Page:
|Publication number||US20030220576 A1|
|Application number||US 10/371,968|
|Publication date||Nov 27, 2003|
|Filing date||Feb 21, 2003|
|Priority date||Feb 22, 2002|
|Also published as||DE60332094D1, EP1478265A1, EP1478265B1, US6961598, US8606342, US20060052680, US20140171763, WO2003071939A1|
|Publication number||10371968, 371968, US 2003/0220576 A1, US 2003/220576 A1, US 20030220576 A1, US 20030220576A1, US 2003220576 A1, US 2003220576A1, US-A1-20030220576, US-A1-2003220576, US2003/0220576A1, US2003/220576A1, US20030220576 A1, US20030220576A1, US2003220576 A1, US2003220576A1|
|Original Assignee||Diab Mohamed K.|
|Export Citation||BiBTeX, EndNote, RefMan|
|Patent Citations (5), Referenced by (21), Classifications (12), Legal Events (6)|
|External Links: USPTO, USPTO Assignment, Espacenet|
 The present application claims priority benefit under 35 U.S.C. §119(e) from U.S. Provisional Application No. 60/358,809, filed Feb. 22, 2002, entitled “Pulse and Active Pulse Spectraphotometry,” which is incorporated herein by reference.
 Various spectral photometric techniques have been developed for the noninvasive monitoring of blood constituent concentrations. In such systems, light of multiple wavelengths is used to illuminate a thin tissue portion of a person, such as a fingertip or earlobe. A spectrum analysis of light transmitted through or reflected from the tissue portion is used to measure the light absorption characteristics of blood flowing through the tissue portion. Utilizing calibration data, the concentration of various blood constituents is then derived from known light absorption characteristics of these blood constituents. In one spectral photometric methodology, the absolute optical spectrum of light received from the tissue portion is measured. In a differential spectral photometric methodology, blood constituent concentrations are derived from photoplethysmograph data that is responsive to blood volume changes. Pulse oximetry systems, which use the latter methodology to monitor hemoglobin constituents, have been particularly successful in becoming the standard of care for patient oxygen saturation monitoring.
 Spectraphotometry for the noninvasive monitoring of blood constituents, such as blood glucose and total hemoglobin, to name a few, is highly desirable. For example, current methods for accurately measuring blood glucose involve drawing blood from the subject, which can be onerous for diabetics who must take frequent samples to closely monitor blood glucose levels. Spectraphotometry is described under no scattering conditions by the Beer-Lambert law, which states that the concentration ci of an absorbant in solution can be determined by the intensity of light transmitted through the solution, knowing the pathlength dλ, the intensity of the incident light I0,λ, and the extinction coefficient εi,λ at a particular wavelength λ. The generalized Beer-Lambert law is expressed as
I λ =I 0,λ e −d λ· μ a ,λ (1)
 where μa5 ,λ is the bulk absorption coefficient and represents the probability of absorption per unit length. Dividing both sides of EQ. 1 by I0,λ and taking the logarithm yields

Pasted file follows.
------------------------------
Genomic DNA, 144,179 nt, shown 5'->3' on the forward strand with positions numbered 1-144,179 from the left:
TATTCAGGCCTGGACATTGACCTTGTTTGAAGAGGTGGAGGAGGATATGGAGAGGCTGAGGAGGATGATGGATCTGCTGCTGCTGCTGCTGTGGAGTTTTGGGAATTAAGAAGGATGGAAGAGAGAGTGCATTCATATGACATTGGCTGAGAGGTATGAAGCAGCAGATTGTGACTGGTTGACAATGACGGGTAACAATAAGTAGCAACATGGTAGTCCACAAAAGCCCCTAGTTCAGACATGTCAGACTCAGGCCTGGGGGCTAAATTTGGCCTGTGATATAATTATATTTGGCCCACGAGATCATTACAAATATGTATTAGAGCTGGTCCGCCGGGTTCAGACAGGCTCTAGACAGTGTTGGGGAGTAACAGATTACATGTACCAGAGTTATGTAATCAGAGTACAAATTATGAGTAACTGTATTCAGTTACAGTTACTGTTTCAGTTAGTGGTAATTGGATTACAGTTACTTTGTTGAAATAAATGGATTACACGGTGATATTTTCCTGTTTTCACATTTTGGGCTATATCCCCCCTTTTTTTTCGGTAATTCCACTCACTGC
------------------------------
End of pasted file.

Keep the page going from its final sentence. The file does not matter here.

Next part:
For n wavelengths, EQS. 2 and 3 can be expressed as
 assuming the pathlength is approximately constant at the wavelengths of interest, i.e. dλ
 Solving for the constituent concentrations yields
 As is well known in the art, a system of linear equations can be solved if there are as many linearly independent equations as unknowns. Applied to EQ. 6, the concentration of a particular blood constituent can be calculated if the number of discrete wavelengths used is equal to the number of significant absorbers that are present and if the absorption characteristics of the significant absorbers are distinguishable at these wavelengths.
FIG. 1 is a hemoglobin extinction graph 100 illustrating the application of the Beer-Lambert law to pulse oximetry. The extinction graph 100 has an extinction coefficient axis 101 in units of cm−1/mole and a wavelength axis 102 in units of nm. An Hb curve 110 and an HbO2 curve 160 show the light absorption (extinction) properties of reduced hemoglobin and oxyhemoglobin, respectively. In particular, Hb and HbO2 have significantly different absorption characteristics in the red to near IR wavelengths. Indeed, Hb absorption 110 is greater than HbO2 absorption 160 in the red spectrum and, conversely, HbO2 absorption 160 is greater than Hb absorption 110 in the near IR spectrum. At red and near IR wavelengths below 970 nm, where water has a significant peak, hemoglobin species are the only significant absorbers. Further, Hb and HbO2 normally are the only hemoglobin species having significant concentrations in blood. Thus, only two wavelengths are needed to resolve the concentrations of Hb and HbO2. Further, if one red wavelength and one IR wavelength are used, the absorption characteristics of Hb and HbO2 are different enough at these wavelengths to resolve the concentrations of Hb and HbO2. Typically, a pulse oximetry sensor utilizes a red emitter, such as a light emitting diode (LED) operating at 660 nm, and an IR emitter, such as a LED operating at 905 nm. As a practical matter, pulse oximetry does not explicitly compute a solution to EQ. 6, but computes a ratio of concentrations so that the pathlength, d, may be cancelled, as described with respect to EQ. 7, below.